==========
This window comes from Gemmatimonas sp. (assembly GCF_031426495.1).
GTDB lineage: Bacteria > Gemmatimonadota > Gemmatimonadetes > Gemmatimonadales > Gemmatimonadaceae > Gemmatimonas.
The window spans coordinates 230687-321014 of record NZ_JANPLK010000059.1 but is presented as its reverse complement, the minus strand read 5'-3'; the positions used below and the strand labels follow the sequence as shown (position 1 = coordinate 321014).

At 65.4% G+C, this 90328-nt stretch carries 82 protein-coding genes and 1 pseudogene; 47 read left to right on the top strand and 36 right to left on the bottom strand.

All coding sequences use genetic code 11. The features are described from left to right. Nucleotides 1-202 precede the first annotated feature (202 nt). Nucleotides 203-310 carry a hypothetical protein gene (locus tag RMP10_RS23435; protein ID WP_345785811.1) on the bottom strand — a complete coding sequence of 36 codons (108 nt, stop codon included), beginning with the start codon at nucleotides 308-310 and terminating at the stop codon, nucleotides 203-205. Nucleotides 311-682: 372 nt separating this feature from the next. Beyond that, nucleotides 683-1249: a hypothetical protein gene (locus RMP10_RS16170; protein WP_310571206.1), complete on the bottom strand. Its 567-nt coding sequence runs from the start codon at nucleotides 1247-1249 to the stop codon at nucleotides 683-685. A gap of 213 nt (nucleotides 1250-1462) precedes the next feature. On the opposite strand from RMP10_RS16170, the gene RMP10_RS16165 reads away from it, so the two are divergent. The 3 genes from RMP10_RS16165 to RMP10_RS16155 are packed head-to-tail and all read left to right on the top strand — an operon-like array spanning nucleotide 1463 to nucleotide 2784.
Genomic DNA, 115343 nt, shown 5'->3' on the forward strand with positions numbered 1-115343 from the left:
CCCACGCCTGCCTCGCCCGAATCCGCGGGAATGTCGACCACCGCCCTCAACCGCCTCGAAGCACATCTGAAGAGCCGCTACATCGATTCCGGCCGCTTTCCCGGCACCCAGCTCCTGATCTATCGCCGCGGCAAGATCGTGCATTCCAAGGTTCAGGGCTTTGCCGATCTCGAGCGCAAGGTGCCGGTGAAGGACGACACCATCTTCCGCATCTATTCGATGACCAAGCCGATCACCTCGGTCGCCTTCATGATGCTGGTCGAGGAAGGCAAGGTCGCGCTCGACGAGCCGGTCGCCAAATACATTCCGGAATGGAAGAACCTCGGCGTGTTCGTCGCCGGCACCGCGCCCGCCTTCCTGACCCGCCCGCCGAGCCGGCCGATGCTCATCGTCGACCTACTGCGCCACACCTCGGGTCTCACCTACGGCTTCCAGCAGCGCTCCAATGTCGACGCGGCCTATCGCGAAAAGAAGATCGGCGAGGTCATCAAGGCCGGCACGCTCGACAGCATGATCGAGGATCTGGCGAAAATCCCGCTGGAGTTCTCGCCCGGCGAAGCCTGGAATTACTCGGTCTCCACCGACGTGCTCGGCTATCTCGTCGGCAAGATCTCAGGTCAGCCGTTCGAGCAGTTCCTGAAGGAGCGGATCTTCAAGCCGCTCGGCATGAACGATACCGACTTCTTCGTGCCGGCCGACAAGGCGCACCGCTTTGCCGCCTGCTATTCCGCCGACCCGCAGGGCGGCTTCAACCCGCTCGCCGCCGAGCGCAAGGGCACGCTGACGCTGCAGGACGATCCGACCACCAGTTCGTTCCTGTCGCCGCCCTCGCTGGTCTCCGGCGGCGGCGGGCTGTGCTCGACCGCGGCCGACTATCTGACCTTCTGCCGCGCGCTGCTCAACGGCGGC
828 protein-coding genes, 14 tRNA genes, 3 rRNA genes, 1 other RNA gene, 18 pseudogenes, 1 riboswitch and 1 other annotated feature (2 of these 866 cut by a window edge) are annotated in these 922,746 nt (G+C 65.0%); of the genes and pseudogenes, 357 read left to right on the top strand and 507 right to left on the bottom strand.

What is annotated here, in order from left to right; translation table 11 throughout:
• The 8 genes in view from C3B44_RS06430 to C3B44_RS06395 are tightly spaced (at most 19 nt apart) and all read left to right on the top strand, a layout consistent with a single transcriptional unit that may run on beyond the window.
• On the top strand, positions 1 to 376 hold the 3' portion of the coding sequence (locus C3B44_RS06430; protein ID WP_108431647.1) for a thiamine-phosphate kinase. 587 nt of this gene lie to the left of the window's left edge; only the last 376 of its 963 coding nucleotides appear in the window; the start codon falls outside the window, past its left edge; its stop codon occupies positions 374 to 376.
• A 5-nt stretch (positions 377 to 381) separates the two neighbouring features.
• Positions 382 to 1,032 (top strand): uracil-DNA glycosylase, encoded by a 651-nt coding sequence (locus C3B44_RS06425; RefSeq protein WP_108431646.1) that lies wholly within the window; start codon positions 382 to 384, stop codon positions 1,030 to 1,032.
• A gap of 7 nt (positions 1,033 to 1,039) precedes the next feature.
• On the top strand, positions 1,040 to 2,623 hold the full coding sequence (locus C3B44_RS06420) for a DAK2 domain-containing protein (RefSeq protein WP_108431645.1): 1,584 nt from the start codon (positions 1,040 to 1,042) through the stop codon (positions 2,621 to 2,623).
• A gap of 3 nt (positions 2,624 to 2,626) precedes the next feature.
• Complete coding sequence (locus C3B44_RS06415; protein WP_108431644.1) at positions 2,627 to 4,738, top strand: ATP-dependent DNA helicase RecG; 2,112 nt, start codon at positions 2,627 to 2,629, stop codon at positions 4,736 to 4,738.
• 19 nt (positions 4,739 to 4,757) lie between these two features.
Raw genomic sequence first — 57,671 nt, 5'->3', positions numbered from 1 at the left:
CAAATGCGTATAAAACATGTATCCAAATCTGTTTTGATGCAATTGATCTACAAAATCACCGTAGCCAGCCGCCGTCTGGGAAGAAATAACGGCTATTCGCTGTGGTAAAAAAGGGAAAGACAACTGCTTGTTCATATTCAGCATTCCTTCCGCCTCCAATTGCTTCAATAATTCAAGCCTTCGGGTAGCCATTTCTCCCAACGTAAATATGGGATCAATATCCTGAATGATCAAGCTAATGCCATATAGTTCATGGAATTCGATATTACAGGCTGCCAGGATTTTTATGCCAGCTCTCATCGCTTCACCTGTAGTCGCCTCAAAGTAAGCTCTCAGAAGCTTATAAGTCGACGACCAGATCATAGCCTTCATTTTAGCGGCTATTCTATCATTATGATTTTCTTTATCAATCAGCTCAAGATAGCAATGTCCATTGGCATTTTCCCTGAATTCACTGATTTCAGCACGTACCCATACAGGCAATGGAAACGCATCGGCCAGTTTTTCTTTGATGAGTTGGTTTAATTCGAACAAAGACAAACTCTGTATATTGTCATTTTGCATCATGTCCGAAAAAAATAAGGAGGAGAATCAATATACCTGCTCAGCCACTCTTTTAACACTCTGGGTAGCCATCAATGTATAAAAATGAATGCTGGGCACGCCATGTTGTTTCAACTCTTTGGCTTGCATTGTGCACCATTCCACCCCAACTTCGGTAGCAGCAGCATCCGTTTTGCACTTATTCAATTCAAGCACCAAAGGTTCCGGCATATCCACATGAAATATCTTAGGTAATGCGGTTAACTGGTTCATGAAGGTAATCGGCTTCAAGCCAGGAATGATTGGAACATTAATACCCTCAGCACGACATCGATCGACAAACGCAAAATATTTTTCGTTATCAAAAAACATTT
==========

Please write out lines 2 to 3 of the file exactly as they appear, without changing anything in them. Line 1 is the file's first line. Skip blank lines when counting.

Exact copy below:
GTDB lineage: Bacteria > Gemmatimonadota > Gemmatimonadetes > Gemmatimonadales > Gemmatimonadaceae > Gemmatimonas.
The window spans coordinates 230687-321014 of record NZ_JANPLK010000059.1 but is presented as its reverse complement, the minus strand read 5'-3'; the positions used below and the strand labels follow the sequence as shown (position 1 = coordinate 321014).